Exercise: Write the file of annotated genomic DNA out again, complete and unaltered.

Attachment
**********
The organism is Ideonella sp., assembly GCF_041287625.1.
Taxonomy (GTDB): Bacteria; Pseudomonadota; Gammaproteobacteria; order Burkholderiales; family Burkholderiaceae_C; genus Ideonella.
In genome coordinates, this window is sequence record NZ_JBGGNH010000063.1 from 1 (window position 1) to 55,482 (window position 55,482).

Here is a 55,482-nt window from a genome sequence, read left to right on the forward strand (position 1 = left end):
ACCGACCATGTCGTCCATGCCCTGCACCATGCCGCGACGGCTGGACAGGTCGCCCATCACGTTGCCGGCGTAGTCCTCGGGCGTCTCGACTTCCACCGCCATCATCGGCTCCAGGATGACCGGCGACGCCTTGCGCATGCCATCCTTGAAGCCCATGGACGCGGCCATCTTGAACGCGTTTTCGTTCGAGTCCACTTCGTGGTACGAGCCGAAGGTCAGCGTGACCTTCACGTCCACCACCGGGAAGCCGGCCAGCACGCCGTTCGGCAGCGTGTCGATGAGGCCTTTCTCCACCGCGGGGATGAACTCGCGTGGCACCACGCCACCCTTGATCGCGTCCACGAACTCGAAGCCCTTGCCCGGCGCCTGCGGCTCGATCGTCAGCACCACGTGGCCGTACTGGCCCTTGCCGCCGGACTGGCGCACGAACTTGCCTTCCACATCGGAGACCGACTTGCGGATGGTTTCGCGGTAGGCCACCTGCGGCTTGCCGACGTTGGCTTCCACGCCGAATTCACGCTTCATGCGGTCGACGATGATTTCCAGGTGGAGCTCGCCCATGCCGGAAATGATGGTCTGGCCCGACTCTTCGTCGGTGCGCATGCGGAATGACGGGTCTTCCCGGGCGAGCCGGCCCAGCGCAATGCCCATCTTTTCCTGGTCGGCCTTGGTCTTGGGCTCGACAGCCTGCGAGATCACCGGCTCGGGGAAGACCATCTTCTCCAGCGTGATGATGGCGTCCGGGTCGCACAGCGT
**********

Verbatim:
The organism is Ideonella sp., assembly GCF_041287625.1.
Taxonomy (GTDB): Bacteria; Pseudomonadota; Gammaproteobacteria; order Burkholderiales; family Burkholderiaceae_C; genus Ideonella.
In genome coordinates, this window is sequence record NZ_JBGGNH010000063.1 from 1 (window position 1) to 55,482 (window position 55,482).

Here is a 55,482-nt window from a genome sequence, read left to right on the forward strand (position 1 = left end):
ACCGACCATGTCGTCCATGCCCTGCACCATGCCGCGACGGCTGGACAGGTCGCCCATCACGTTGCCGGCGTAGTCCTCGGGCGTCTCGACTTCCACCGCCATCATCGGCTCCAGGATGACCGGCGACGCCTTGCGCATGCCATCCTTGAAGCCCATGGACGCGGCCATCTTGAACGCGTTTTCGTTCGAGTCCACTTCGTGGTACGAGCCGAAGGTCAGCGTGACCTTCACGTCCACCACCGGGAAGCCGGCCAGCACGCCGTTCGGCAGCGTGTCGATGAGGCCTTTCTCCACCGCGGGGATGAACTCGCGTGGCACCACGCCACCCTTGATCGCGTCCACGAACTCGAAGCCCTTGCCCGGCGCCTGCGGCTCGATCGTCAGCACCACGTGGCCGTACTGGCCCTTGCCGCCGGACTGGCGCACGAACTTGCCTTCCACATCGGAGACCGACTTGCGGATGGTTTCGCGGTAGGCCACCTGCGGCTTGCCGACGTTGGCTTCCACGCCGAATTCACGCTTCATGCGGTCGACGATGATTTCCAGGTGGAGCTCGCCCATGCCGGAAATGATGGTCTGGCCCGACTCTTCGTCGGTGCGCATGCGGAATGACGGGTCTTCCCGGGCGAGCCGGCCCAGCGCAATGCCCATCTTTTCCTGGTCGGCCTTGGTCTTGGGCTCGACAGCCTGCGAGATCACCGGCTCGGGGAAGACCATCTTCTCCAGCGTGATGATGGCGTCCGGGTCGCACAGCGT